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In a similar problem as the one showed in this question, is it possible to have a Haskell expression of "generic" type a? Something like,

myExpression :: a

I'm new to Haskell, but from what i've been seeing this cannot be achieved.

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A better question might be "why would you want to do this?" It might be useful in an object-oriented language, but in Haskell it wouldn't be very useful at all. –  MathematicalOrchid Sep 5 '12 at 8:02
    
At that moment i was just curious about whether that could be achieved or not, but now i can really (begin to) see the usefulness of the bottom expression and it's relation to partial functions, strict and non-strict functions and evaluation strategy. –  acrespo Sep 5 '12 at 18:03

3 Answers 3

up vote 7 down vote accepted

No, there is nothing that satisfies that other than bottom, e.g.

myExpression = myExpression

-- or,

myExpression = undefined

Is there any reasonable way that it could be possible? Some non-bottom expression that is both an Integer and of type Maybe (String -> IO ()) (for example).


Furthermore, given the question you mention, one answer of which proved that the only non-bottom function with type signature a -> a is id, we have a proof that there can't be a non-bottom expression with type a. If there was, then

f _ = myExpression

could have type a -> a, and this is neither id nor bottom, i.e. a contradiction.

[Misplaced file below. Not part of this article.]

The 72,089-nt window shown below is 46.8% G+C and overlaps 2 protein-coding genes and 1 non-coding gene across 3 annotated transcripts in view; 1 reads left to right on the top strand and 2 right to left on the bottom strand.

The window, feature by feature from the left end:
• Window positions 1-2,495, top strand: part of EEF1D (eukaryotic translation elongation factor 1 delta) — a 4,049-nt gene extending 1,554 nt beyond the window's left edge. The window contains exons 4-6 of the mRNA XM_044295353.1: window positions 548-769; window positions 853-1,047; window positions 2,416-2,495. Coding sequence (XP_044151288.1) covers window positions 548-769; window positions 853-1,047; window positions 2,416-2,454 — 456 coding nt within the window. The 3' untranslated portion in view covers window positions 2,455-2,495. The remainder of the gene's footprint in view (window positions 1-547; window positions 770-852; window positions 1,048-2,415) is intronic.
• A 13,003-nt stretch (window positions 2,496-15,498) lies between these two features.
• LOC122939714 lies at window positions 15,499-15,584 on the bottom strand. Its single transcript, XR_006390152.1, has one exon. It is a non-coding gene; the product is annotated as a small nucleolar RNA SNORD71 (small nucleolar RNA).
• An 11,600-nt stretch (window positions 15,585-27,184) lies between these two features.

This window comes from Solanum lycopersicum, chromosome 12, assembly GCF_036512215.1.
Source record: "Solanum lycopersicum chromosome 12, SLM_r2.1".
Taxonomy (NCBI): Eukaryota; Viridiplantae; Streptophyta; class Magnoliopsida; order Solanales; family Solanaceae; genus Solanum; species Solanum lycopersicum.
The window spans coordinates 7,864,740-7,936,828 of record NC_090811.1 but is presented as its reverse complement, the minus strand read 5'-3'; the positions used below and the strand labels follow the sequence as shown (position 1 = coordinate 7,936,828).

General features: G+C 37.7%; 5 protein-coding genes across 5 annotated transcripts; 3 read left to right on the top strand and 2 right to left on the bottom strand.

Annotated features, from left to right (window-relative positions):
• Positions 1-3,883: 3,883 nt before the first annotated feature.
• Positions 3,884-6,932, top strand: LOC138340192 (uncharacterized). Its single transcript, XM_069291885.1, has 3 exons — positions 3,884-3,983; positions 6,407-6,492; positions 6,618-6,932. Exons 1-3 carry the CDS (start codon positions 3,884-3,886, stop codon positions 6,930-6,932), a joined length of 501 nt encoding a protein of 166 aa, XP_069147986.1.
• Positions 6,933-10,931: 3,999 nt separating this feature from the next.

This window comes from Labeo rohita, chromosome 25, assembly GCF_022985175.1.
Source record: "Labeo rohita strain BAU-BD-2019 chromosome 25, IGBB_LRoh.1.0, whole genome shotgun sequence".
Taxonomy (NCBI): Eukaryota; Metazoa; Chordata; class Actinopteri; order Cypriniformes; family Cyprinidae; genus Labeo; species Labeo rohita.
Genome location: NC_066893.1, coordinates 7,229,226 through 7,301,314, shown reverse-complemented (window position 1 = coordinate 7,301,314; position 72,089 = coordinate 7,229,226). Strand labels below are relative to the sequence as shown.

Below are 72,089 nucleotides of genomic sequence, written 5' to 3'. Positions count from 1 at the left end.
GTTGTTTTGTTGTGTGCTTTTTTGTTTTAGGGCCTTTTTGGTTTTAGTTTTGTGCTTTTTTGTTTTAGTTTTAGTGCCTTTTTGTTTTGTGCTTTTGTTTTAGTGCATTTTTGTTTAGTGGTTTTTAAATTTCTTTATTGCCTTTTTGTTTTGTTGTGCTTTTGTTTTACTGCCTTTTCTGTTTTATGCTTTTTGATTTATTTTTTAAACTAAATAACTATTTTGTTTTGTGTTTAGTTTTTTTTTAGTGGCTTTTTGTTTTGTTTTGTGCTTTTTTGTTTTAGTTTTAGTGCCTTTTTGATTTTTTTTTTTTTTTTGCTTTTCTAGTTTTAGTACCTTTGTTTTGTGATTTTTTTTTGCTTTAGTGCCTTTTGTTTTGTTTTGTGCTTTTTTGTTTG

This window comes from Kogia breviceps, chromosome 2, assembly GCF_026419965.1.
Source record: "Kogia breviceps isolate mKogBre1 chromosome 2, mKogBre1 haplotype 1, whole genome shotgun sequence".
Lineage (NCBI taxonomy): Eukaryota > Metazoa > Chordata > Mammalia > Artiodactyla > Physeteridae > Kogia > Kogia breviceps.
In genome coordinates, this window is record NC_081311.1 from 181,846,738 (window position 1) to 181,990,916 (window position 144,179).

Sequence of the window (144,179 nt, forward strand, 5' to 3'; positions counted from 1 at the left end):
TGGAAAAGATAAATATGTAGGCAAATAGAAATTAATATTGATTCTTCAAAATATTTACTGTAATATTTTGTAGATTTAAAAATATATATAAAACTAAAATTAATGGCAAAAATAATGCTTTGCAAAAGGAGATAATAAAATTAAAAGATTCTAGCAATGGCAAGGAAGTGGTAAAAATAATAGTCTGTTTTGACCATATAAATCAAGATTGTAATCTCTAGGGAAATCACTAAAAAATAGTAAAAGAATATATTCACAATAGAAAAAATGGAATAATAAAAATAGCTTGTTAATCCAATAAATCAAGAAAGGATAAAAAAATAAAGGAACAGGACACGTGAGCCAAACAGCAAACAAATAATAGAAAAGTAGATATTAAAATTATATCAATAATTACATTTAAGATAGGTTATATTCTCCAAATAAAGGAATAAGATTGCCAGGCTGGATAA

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While abstractly there is only one value that has type "a", bottom, there are a variety of possible interpretations at runtime.

myExpression = myExpression

This will never terminate.

myExpression = undefined

This will (when using GHC) print "* Exception: Prelude.undefined"

myExpression = error "Hello!

This will print "* Exception: Hello!"

myExpression = unsafePerformIO (launchNukes >> fail "BOOM")

The behavior of this version of bottom depends on which libraries you've imported.

Since you ask about a "generic" type, you might mean the type of things that can usefully contain any value. In that case, take a look at Data.Dynamic, which allows you to convert anything that has an in-memory representation to a value of type "Dynamic". Later, when consuming a value of type "Dynamic", you can attempt to turn it into a more specific type that you can actually do something useful with.

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It's worth pointing out that while turning things into Dynamic and back again is possible, it's far from advisable, especially for beginners. @acrespo: The type a stands for any type you like, so if you have a function a -> Bool, you can use it on anything, but if it's of type Num a => a -> Bool, you can use it on any type that's a Numeric type. Thus a means "any type you like" - you don't need to find something of type a to use this function. Make sure you study the types and type classes chapter of Learn You a Haskell for Great Good, learnyouahaskell.com. –  AndrewC Sep 2 '12 at 19:04

You can read that type signature as "for all types a, myExpression is of type a". That means myExpression must be some value that exists in all types.

Mathematically speaking, no such value exists, since a could be "Badgers" or "Things that are not badgers", and these two sets are necessarily distinct.

In the Haskell type system, the only valid value for myExpression to take is undefined, aka bottom.

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